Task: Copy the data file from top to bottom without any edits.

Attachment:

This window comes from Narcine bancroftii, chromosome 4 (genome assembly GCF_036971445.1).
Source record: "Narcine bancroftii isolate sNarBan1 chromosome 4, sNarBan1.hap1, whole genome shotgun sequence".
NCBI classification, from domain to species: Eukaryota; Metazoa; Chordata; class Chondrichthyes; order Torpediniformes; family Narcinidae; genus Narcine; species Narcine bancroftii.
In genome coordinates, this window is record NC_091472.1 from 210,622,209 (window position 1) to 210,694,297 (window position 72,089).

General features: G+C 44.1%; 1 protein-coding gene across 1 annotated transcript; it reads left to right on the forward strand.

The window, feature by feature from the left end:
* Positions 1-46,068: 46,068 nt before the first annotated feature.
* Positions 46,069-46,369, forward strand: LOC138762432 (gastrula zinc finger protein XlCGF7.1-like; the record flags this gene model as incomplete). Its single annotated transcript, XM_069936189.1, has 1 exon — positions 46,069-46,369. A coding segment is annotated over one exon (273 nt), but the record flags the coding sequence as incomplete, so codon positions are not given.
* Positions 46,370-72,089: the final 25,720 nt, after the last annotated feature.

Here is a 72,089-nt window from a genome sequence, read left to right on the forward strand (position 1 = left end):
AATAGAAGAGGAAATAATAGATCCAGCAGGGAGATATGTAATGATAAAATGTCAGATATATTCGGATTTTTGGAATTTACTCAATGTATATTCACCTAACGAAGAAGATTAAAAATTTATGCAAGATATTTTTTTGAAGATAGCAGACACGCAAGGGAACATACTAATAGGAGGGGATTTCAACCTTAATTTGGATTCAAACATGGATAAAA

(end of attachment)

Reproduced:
This window comes from Narcine bancroftii, chromosome 4 (genome assembly GCF_036971445.1).
Source record: "Narcine bancroftii isolate sNarBan1 chromosome 4, sNarBan1.hap1, whole genome shotgun sequence".
NCBI classification, from domain to species: Eukaryota; Metazoa; Chordata; class Chondrichthyes; order Torpediniformes; family Narcinidae; genus Narcine; species Narcine bancroftii.
In genome coordinates, this window is record NC_091472.1 from 210,622,209 (window position 1) to 210,694,297 (window position 72,089).

General features: G+C 44.1%; 1 protein-coding gene across 1 annotated transcript; it reads left to right on the forward strand.

The window, feature by feature from the left end:
* Positions 1-46,068: 46,068 nt before the first annotated feature.
* Positions 46,069-46,369, forward strand: LOC138762432 (gastrula zinc finger protein XlCGF7.1-like; the record flags this gene model as incomplete). Its single annotated transcript, XM_069936189.1, has 1 exon — positions 46,069-46,369. A coding segment is annotated over one exon (273 nt), but the record flags the coding sequence as incomplete, so codon positions are not given.
* Positions 46,370-72,089: the final 25,720 nt, after the last annotated feature.

Here is a 72,089-nt window from a genome sequence, read left to right on the forward strand (position 1 = left end):
AATAGAAGAGGAAATAATAGATCCAGCAGGGAGATATGTAATGATAAAATGTCAGATATATTCGGATTTTTGGAATTTACTCAATGTATATTCACCTAACGAAGAAGATTAAAAATTTATGCAAGATATTTTTTTGAAGATAGCAGACACGCAAGGGAACATACTAATAGGAGGGGATTTCAACCTTAATTTGGATTCAAACATGGATAAAA